Born in 1937, I was a homefront child. My father went into the Army in late 1942 and returned three years later; we had all changed a lot in the interim. I remember many things about wartime: pulling my wagon around the block and collecting bundles of old newspapers, playing war games in the lot next to our house in Detroit, and sitting with my mother in the kitchen listening to the war news on the radio. Both radio and the movies were important parts of my homefront world. Monday through Friday, there were the late-afternoon radio adventure shows in which American heroes pursued enemy spies and saboteurs. And I remember trying never to miss a Saturday matinee at the Norwest, our local movie theater; for three to four hours, the war was a frequent theme in feature films, cartoons, serials, and newsreels.
When we were not playing war in the side lot, we were doing so on the playground of the Peter Vetal School, three blocks from my home. At Vetal, there was a deep division between the middle-class children and the working-class children. In large part, we in the middle class lived on one side of the school, while blue-collar families, including recent arrivals from the southern Appalachians, lived on the other side. I got to know Tommy Fields, whose family had moved to Detroit from Kentucky. We were in the same class, and I visited his house on the other side of the school; I do not think he ever visited mine, but I never thought about it at the time.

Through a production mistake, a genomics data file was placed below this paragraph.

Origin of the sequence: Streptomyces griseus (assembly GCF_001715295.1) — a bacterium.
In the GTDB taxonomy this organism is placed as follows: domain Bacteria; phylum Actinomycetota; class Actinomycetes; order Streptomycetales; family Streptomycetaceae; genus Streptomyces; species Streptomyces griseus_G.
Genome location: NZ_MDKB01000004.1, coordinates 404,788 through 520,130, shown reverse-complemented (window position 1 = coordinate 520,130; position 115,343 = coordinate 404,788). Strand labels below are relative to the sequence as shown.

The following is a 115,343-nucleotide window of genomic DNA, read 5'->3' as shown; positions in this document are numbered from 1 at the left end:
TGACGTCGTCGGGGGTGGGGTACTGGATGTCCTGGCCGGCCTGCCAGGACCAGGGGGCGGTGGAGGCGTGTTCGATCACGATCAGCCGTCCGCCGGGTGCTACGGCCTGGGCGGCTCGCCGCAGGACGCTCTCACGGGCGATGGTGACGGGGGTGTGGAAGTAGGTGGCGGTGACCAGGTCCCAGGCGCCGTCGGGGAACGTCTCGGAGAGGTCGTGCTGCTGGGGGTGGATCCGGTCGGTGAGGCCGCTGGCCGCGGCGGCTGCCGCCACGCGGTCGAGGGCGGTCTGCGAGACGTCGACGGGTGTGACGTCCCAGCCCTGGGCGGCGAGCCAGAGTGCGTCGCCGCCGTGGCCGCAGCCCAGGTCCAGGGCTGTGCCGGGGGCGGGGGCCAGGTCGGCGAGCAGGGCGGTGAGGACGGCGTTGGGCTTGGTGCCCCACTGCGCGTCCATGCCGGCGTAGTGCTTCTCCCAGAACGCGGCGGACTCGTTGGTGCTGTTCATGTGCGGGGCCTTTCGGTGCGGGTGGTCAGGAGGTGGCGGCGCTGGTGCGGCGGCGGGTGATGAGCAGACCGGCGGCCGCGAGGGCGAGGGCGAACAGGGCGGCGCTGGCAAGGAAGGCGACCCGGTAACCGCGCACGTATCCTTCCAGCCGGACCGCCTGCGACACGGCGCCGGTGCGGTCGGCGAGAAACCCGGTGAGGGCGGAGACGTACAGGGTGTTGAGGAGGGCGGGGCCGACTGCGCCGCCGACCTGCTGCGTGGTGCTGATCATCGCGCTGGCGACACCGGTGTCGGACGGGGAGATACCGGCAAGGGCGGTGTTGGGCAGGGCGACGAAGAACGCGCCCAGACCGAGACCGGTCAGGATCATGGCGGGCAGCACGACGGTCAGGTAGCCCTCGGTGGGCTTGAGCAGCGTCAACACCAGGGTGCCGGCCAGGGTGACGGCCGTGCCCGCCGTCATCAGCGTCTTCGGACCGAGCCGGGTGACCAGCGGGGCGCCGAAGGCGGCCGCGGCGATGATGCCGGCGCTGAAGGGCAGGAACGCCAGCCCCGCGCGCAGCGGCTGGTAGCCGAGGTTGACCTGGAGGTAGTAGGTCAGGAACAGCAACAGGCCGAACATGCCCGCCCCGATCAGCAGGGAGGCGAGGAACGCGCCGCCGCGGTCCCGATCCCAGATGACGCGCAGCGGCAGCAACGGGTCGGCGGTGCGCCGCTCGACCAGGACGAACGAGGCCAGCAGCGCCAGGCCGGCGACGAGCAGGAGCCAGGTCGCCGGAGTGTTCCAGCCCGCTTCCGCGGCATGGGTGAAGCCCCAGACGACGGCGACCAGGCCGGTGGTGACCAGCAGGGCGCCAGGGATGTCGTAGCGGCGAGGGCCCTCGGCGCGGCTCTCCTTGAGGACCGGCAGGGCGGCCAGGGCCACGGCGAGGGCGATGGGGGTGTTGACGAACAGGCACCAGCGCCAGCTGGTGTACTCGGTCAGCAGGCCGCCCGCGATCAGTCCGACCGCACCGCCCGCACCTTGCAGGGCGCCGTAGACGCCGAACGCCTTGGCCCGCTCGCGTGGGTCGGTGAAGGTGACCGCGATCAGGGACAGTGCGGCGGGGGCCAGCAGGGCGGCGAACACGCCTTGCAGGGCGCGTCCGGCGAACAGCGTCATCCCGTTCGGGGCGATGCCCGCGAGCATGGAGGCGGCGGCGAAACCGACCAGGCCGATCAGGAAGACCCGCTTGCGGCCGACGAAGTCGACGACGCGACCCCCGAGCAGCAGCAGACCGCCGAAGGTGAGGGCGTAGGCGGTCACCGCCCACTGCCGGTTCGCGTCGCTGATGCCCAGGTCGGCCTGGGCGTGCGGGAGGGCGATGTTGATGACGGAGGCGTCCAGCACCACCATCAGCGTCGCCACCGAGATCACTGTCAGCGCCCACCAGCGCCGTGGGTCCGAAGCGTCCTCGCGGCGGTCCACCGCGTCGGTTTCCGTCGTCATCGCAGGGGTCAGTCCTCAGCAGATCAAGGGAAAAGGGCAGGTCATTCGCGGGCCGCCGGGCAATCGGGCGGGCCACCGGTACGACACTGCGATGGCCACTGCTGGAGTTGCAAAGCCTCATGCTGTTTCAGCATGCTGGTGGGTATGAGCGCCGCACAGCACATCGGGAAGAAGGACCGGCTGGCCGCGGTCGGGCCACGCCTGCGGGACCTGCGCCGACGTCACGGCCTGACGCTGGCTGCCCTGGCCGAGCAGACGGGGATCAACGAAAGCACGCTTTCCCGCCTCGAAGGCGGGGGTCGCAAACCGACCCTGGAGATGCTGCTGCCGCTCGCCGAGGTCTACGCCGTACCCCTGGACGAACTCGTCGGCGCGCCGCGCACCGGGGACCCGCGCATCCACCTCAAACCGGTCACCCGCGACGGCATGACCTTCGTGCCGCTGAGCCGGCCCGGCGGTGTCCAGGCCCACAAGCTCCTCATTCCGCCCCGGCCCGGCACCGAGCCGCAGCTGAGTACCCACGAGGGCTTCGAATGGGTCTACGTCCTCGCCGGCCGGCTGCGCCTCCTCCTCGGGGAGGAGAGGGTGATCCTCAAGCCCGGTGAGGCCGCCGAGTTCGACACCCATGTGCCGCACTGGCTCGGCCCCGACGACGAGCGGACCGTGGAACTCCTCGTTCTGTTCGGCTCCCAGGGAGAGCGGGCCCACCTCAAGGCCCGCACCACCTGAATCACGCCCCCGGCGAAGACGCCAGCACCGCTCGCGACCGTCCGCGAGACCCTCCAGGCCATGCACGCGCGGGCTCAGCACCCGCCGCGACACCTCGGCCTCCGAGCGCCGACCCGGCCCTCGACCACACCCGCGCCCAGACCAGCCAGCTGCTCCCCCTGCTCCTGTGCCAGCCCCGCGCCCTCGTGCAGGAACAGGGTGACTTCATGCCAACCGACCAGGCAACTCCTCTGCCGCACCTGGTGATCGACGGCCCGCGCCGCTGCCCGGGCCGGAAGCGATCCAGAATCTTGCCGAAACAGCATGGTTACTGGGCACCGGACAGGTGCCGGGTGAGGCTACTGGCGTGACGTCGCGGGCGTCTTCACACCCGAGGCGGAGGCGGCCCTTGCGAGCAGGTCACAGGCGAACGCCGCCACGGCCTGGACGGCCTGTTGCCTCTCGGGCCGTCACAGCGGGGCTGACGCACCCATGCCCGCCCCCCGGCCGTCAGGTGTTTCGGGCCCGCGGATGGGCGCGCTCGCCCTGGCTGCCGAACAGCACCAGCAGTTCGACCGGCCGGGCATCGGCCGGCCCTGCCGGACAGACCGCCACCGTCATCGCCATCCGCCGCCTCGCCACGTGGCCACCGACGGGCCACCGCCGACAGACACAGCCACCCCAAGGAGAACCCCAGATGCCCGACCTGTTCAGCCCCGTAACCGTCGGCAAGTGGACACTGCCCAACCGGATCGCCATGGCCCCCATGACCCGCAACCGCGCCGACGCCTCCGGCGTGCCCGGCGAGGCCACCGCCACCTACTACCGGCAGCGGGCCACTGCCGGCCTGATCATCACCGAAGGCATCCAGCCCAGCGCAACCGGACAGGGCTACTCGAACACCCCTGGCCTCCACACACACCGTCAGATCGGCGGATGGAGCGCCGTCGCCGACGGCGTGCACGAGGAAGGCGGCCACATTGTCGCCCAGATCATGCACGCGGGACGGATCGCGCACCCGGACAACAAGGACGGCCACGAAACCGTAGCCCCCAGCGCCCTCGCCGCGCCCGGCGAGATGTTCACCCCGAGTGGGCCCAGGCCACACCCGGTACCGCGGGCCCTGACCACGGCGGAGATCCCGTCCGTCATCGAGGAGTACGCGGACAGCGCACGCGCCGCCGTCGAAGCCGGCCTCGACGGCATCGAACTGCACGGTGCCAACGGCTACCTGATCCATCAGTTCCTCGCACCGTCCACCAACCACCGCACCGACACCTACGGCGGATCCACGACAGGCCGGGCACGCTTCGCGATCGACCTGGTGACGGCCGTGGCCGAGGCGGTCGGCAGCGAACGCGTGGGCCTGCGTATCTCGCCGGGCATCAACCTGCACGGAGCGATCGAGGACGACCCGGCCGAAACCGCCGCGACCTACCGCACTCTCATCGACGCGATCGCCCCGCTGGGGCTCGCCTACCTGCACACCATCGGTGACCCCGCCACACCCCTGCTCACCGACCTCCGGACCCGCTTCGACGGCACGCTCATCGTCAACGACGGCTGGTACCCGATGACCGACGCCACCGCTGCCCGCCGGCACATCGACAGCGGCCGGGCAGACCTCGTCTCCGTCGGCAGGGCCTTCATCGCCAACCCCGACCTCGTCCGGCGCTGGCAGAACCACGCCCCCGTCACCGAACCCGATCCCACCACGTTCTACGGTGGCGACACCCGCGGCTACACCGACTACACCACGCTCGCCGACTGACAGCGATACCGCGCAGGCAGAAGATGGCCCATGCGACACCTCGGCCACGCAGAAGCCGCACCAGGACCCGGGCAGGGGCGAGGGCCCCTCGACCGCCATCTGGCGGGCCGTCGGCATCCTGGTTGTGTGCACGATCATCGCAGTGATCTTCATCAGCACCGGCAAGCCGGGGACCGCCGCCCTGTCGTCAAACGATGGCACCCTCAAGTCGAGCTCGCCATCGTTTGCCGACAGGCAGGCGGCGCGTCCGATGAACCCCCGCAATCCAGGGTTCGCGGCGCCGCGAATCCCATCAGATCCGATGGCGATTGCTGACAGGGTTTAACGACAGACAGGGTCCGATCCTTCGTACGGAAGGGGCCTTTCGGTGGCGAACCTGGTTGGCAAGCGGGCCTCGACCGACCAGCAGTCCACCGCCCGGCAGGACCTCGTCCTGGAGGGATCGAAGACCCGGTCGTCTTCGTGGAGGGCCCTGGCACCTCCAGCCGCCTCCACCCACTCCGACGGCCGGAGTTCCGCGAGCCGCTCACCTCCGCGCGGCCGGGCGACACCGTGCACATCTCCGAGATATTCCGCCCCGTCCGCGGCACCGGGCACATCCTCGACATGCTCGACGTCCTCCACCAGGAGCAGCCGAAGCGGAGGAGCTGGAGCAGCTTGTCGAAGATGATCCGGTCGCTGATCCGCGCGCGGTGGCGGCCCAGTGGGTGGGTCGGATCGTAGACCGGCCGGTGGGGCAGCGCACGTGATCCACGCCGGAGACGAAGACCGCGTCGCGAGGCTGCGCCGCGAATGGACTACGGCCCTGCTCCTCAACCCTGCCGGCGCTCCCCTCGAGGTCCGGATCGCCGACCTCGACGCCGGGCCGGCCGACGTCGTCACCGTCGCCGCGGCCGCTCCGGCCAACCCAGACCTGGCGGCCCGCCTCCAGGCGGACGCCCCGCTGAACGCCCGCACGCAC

Looking back, I see that during the war my little brother George and I lived in a family of women headed by my mother, grandmother, and older sister Susan. Ours was a peaceful household and, from my perspective, a happy one. But I wondered what our lives would be like when my father returned home, and I wondered what he would be like. I did have a V-mail Christmas card that he sent me in 1944 from France, picturing Santa Claus driving a Jeep filled with presents; but I had few memories of him.
In the autumn of 1945, my father re-entered our lives. Forty years old and a major, he arrived sporting both a mustache and the Legion of Merit, which he had earned for his two years as a combat thoracic surgeon in North Africa, Italy, France, and Germany. The more I think about my father's service, particularly in light of what we later learned about the horrors of battle in Vietnam, the more I appreciate the psychic toll which the war took on him.
I was seven when my father came home. Because I had not really known him before he left for the Army, I could not tell how the war had affected him. My father for whom I am named was loud and regaled in storytelling; he liked to laugh, and I enjoyed him when he was having fun. Around him, however, I was usually very shy; I was an outgoing boy and very active, but I think he scared me. We had missed important years together, and we never bridged the gap. My father